Do you think it’s cool when your purchase total comes to…let’s say $14.00, or $34.00, or if you just bought two packs of gum and a soda and it’s $3.00?
On the flip side, are you incensed when you are filling up the tank and you squeeze just too long that last time and you see the total: $40.01?
Does it really matter anymore with more people abandoning physical money? Even before the pandemic, the use of physical cash was on the decline. I used to put all my change in a jar, and at the end of the year, I would roll it up and take it to the bank. It was my way of forced saving, and it did add up.
Then those change counting machines sprung up, and all you had to do was dump it all in like a reverse slot machine. Some of those counters were removed because of claims of undercounting. Now, I rarely have change. When was the last time I needed change? Parking? Most meters accept electronic payments. Car wash? Same deal. The subway or transit? A payphone—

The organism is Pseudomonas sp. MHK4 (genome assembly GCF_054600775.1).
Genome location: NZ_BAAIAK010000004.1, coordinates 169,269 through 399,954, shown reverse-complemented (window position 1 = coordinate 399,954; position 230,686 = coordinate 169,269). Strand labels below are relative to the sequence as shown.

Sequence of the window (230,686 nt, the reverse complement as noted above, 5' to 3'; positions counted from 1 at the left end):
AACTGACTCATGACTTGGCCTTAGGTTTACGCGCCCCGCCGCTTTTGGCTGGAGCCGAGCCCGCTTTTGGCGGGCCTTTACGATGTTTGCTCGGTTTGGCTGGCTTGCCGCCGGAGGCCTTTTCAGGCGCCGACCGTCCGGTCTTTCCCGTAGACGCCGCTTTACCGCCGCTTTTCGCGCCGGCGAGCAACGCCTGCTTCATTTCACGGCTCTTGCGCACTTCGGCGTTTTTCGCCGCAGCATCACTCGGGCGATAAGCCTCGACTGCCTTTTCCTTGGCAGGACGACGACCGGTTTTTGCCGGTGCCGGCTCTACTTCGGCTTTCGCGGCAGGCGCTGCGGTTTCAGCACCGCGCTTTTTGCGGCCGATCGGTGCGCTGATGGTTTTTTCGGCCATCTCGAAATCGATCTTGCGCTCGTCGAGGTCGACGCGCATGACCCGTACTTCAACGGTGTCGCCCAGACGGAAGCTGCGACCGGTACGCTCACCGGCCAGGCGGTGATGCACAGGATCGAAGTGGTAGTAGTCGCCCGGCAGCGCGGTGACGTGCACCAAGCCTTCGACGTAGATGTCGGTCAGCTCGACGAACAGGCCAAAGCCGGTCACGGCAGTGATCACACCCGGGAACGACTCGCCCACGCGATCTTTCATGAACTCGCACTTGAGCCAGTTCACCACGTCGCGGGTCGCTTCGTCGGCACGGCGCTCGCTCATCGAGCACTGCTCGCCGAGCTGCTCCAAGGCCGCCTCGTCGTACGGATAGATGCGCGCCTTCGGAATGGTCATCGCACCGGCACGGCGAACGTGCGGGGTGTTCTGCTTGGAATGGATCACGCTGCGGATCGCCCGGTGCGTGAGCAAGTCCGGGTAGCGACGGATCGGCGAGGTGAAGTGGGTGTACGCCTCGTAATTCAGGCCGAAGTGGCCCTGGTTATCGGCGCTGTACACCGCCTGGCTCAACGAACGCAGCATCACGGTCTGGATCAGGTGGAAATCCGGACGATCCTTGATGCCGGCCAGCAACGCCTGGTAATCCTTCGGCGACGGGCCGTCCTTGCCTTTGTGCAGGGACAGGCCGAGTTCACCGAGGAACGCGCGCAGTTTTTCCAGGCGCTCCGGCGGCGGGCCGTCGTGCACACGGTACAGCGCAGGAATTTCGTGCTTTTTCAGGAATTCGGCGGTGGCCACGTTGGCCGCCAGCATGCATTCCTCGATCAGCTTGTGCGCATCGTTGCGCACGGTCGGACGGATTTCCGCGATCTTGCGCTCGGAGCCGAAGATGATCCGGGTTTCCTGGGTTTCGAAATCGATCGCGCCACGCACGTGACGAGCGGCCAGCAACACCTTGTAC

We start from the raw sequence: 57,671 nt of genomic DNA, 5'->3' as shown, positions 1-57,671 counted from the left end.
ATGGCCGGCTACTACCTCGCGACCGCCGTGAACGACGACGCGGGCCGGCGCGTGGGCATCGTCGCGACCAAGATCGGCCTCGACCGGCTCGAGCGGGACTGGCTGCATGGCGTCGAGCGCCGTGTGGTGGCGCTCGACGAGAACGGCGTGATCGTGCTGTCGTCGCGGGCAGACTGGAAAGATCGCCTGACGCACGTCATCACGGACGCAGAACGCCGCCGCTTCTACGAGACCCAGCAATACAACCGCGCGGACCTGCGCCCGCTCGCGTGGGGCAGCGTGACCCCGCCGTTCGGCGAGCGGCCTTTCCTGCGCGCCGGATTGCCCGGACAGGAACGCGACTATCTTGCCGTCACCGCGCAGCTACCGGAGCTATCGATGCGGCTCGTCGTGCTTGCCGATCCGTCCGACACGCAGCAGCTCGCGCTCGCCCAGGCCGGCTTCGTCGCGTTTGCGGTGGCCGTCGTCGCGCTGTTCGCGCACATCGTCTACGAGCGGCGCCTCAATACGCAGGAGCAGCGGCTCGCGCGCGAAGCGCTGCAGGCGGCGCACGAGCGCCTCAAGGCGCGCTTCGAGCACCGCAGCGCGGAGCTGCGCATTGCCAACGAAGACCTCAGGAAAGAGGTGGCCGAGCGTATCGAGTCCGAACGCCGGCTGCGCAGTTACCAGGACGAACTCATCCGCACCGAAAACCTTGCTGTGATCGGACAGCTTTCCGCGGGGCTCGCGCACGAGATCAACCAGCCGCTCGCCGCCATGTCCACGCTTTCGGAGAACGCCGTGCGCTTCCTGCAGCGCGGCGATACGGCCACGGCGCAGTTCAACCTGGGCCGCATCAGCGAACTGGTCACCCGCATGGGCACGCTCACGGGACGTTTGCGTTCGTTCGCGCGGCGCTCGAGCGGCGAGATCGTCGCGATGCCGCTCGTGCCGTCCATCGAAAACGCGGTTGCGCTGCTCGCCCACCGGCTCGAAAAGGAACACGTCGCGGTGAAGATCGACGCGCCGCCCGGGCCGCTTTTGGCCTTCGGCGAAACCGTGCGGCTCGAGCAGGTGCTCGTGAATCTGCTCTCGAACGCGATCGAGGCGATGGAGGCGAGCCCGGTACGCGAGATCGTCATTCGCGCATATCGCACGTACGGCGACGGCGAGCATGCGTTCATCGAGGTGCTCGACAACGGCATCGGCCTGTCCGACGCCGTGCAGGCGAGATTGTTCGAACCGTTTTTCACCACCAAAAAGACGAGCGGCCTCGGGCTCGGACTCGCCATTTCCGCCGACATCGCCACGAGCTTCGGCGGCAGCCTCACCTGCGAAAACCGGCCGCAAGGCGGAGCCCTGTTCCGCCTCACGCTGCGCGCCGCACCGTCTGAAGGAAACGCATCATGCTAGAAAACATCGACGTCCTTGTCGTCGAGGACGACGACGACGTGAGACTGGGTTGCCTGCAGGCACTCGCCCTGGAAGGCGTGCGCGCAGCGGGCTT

Wait! What? When was the last time you used a payphone? I know that for some, payphones are still needed, but they are becoming a rarity.
And finally, that late-night purchase of that gadget for $49.99 has to be a good deal, right? Who would pay $50 for that! The same goes for that house listed at $149 999 (although, if it was a gas pump, you might be inclined to give one…more…little…squeeze…$150 000.01 (darn it!)
“The Day Before” returns.
That’s all the weirdness for today.
Leon Stevens is a blogger, composer, artist, and an author of three books (so far): Lines by Leon: Poems, Prose, and Pictures, Journeys: Eight Original Pieces for Classical Guitar and The Knot at the End of the Rope and Other Short Stories.
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